PM pledges 'two for one' replacement in London
David Cameron has reached an agreement with Zac Goldsmith to build two sub-market homes for every high-value council property sold in London.
In a newspaper article today co-authored with Mr Goldsmith, the prime minister said the government would “ensure that for every council house sold [to fund the Right to Buy extension], at least two affordable homes are built” in the capital.
His disclosure follows an amendment to the Housing and Planning Bill, laid out by Mr Goldsmith, MP and Conservative London mayoral candidate, which would have reduced the levy London councils pay government for the sale of high-value properties.
Under the bill, which is currently at report stage, councils will be charged a levy based on their high-value, empty housing stock. This will be used to pay for the extension of the Right to Buy to housing associations and will fund the discounts on housing association Right to Buy sales.
Mr Goldsmith’s amendment, tabled in November, was intended to allow the provision “of at least two new units of affordable housing for the disposal of each unit of high value in London”.
His other amendment to the bill would “impose a duty on the secretary of state, the mayor of London and London housing authorities to achieve the provision of at least two new units of affordable housing for the disposal of each unit of high-value housing within the Greater London area”.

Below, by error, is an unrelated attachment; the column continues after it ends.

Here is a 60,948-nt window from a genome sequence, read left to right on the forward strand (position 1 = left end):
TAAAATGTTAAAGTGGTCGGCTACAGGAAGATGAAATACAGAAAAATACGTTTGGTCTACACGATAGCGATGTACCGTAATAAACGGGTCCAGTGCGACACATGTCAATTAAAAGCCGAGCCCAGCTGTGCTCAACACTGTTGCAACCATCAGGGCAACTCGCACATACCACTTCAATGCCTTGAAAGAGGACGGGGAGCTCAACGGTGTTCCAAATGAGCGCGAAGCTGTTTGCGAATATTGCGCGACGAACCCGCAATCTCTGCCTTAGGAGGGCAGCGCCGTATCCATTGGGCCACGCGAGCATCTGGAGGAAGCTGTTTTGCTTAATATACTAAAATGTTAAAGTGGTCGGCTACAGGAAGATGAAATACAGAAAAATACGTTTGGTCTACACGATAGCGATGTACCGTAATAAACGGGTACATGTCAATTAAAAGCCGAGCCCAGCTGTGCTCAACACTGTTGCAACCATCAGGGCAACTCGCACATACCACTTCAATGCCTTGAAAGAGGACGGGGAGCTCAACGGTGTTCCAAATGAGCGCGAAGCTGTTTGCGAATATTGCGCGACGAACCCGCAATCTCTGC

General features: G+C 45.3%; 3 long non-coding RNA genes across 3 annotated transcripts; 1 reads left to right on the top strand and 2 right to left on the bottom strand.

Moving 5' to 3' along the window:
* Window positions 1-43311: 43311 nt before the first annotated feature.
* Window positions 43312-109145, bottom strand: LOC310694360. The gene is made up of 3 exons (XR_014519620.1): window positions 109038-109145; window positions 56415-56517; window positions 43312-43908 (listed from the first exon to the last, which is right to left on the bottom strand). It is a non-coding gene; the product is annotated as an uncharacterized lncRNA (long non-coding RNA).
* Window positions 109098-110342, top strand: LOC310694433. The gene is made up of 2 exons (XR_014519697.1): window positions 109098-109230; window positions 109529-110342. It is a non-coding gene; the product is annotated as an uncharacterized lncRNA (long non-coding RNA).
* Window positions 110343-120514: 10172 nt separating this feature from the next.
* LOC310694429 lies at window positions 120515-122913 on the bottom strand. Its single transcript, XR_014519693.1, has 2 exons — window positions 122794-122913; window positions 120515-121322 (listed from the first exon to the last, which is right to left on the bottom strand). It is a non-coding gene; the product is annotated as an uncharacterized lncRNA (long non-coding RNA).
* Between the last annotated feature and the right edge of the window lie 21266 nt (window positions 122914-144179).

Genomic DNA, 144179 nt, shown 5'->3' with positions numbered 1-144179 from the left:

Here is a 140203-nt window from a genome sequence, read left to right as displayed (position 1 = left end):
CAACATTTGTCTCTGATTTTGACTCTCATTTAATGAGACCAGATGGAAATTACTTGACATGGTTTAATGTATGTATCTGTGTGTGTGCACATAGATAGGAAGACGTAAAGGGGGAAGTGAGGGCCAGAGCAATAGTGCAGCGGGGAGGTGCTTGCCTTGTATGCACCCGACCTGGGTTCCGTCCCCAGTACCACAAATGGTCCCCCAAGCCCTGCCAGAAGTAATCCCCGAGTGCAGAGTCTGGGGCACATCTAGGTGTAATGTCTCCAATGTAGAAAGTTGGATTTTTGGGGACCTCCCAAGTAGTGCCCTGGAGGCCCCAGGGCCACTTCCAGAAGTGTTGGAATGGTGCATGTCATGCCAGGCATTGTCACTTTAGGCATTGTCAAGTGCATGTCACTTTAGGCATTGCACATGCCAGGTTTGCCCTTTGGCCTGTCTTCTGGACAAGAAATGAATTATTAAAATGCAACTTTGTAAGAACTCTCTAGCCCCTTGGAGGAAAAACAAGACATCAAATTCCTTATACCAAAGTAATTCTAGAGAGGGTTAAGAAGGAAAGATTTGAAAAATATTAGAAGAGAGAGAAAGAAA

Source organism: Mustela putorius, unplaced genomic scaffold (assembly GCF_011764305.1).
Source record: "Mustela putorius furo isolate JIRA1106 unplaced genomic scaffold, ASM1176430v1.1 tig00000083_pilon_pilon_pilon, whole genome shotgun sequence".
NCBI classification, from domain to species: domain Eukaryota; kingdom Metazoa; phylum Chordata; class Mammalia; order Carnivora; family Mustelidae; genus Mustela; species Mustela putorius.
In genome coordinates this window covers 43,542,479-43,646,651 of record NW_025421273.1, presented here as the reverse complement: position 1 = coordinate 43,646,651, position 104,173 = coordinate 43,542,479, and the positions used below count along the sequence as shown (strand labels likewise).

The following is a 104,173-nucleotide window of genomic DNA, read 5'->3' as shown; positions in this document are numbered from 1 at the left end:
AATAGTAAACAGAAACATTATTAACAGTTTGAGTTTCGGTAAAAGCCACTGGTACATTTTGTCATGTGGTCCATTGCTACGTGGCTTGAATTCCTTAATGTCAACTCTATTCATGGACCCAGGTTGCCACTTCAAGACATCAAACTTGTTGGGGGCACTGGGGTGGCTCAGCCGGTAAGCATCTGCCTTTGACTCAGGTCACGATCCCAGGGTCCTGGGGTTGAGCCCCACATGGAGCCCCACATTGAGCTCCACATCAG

Mr Goldsmith’s amendment was withdrawn at the committee stage of the Housing and Planning Bill, with the government agreeing to bring its own amendment.
Mr Cameron said the forthcoming change to the government’s bill was “as a result of Zac’s amendment to the Housing Bill”.
However, the government has not yet published its amendment and it is unclear how it will differ to that of Mr Goldsmith’s.
London mayor Boris Johnson last year offered to build an additional 15,000 homes in London a year, in exchange for a ringfence around the receipts from the sale of council homes.
Mr Johnson has previously voiced concerns about funds flowing out of London in order to pay for Right to Buy discounts across England.